Center Stage: Sire of Stagnation

You thought I was going to talk about a common today? Think again!

I hate this card in Commander. I have trouble articulating why when this hits the table I seethe, but I have less of a problem with the extremely similar Consecrated Sphinx. I think a not so small part of it is that I loathe having cards exiled from my library (probably because I love graveyard shenanigans). But I think what gets me is that this card tries to punish players for advancing their own game state by playing lands. This just doesn’t sit right with me, and the fact that it doesn’t sit right gives me pause.

Let’s be real: this card is fragile. It’s a six drop creature that can be handled easily. Running any interaction at all can render this permanent null and void.

And there are plenty of other cards I don’t have a problem with that are far more oppressive on game states. Like this one:

Another six drop creature with a massive impact on the game. But it affects everyone – not just opponents. The same can be said for cards like Winter Orb (which I don’t currently play) and Smokestack (one of my favorite cards). But Sire of Stagnation only impacts opponents. Is that what offends me?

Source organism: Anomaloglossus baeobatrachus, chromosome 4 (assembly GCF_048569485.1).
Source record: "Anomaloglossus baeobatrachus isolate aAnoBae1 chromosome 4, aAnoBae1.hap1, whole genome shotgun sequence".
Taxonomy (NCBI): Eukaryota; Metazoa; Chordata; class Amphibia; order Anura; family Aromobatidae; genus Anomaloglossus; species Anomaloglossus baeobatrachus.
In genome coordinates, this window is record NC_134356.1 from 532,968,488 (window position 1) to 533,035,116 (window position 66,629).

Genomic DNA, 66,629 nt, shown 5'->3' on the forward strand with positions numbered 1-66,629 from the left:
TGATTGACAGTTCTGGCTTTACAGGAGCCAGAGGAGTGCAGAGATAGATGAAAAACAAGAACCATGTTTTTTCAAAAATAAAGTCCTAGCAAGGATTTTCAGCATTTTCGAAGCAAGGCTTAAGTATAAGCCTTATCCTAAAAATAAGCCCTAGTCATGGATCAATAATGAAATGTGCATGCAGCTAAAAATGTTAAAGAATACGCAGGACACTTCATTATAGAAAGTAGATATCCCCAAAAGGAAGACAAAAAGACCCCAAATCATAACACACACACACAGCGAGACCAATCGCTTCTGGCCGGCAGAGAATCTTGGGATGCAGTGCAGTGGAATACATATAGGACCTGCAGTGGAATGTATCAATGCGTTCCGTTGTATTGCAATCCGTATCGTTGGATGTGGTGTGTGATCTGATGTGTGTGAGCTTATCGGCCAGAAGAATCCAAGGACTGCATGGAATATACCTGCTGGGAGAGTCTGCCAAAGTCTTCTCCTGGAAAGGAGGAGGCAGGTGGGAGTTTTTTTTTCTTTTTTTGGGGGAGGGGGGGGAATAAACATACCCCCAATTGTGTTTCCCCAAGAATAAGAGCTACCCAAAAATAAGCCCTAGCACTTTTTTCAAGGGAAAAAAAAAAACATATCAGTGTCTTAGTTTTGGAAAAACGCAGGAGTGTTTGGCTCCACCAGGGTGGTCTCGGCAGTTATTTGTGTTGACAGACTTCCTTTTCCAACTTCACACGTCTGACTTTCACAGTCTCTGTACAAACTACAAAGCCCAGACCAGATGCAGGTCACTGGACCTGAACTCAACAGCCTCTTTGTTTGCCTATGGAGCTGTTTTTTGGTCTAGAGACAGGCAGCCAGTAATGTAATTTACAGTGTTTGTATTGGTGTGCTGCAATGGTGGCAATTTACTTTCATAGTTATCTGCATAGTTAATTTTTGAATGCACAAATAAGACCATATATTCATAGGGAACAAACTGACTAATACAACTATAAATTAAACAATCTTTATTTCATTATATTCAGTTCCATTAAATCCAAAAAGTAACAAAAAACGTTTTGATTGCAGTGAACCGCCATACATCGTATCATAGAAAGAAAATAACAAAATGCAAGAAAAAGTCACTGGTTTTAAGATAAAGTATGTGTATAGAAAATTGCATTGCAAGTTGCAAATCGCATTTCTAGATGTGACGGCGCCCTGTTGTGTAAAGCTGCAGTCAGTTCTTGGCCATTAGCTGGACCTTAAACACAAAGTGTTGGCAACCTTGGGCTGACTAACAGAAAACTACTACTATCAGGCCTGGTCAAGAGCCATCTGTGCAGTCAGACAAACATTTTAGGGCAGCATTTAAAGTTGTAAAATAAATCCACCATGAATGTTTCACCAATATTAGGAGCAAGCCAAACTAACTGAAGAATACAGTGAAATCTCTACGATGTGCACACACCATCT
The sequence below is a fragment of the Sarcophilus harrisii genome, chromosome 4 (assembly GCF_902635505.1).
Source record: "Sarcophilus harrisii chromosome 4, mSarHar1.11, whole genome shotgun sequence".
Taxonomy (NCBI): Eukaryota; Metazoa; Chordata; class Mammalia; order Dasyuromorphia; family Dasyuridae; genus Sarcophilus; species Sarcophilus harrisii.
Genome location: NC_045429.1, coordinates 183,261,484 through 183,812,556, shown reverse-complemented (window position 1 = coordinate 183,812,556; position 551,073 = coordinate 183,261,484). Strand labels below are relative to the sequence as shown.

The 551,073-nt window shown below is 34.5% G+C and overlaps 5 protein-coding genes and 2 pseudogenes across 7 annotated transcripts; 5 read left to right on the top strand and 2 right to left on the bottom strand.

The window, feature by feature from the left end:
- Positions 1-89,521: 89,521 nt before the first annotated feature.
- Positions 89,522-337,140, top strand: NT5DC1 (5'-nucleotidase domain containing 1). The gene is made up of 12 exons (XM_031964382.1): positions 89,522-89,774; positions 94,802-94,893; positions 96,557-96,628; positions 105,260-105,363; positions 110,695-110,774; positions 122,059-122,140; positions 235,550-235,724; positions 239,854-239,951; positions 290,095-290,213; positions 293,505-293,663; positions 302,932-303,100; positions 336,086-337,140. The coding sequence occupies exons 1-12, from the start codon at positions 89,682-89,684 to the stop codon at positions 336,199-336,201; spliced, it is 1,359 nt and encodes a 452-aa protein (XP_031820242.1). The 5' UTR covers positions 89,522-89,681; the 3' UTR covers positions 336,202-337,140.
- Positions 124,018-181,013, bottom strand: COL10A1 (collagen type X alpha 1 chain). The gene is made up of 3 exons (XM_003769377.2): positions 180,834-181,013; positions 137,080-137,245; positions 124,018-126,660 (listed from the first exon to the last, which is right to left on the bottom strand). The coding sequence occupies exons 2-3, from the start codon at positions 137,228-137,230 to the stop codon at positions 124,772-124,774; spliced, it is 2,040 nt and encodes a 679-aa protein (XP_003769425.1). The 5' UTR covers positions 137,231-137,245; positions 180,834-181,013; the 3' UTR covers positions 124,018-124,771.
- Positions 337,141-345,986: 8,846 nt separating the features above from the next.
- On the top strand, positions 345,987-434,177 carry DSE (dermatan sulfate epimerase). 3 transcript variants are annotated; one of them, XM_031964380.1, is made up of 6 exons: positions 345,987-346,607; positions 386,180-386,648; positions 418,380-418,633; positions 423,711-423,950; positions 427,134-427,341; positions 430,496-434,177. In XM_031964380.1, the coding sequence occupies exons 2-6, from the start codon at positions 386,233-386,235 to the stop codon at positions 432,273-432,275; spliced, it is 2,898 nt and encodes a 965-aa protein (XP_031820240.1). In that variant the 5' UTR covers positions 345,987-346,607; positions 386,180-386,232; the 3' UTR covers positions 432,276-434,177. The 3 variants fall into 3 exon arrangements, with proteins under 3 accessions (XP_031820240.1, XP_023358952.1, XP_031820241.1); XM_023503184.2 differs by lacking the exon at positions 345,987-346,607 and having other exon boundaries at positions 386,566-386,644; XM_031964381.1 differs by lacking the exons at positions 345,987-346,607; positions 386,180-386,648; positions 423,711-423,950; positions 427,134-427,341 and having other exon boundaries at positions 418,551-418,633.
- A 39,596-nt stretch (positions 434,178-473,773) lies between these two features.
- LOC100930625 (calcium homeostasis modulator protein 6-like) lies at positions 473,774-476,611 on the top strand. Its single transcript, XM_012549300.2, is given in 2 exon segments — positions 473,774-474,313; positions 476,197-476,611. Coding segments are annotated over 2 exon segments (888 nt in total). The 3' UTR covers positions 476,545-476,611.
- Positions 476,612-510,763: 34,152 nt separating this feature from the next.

Probably not since I adore Grave Pact.

The cards I’ve talked about actively encourage you to play out resources to counteract their effects. Winter Orb? You can get around that with more mana rocks and lands. Smokestack? Well, you can play more permanents. Grave Pact? I’ve been on the receiving end of Edgar Markov greatest hits with Pact on the board before.

When punisher effects are asymmetrical they create a game state I don’t enjoy. But that’s me. I may hate Sire of Stagnation and may never play it in my decks, but if you play it, I’m just going to make you my enemy until it’s gone.

Published by Alex Ullman

Alex Ullman has been playing Magic since 1994 (he thinks). Since 2005, he's spent most of his time playing and exploring Pauper. One of his proudest accomplishments was being on the winnings side of the 2009 Community Cup. He makes his home in Brooklyn, New York, where he was born and raised.

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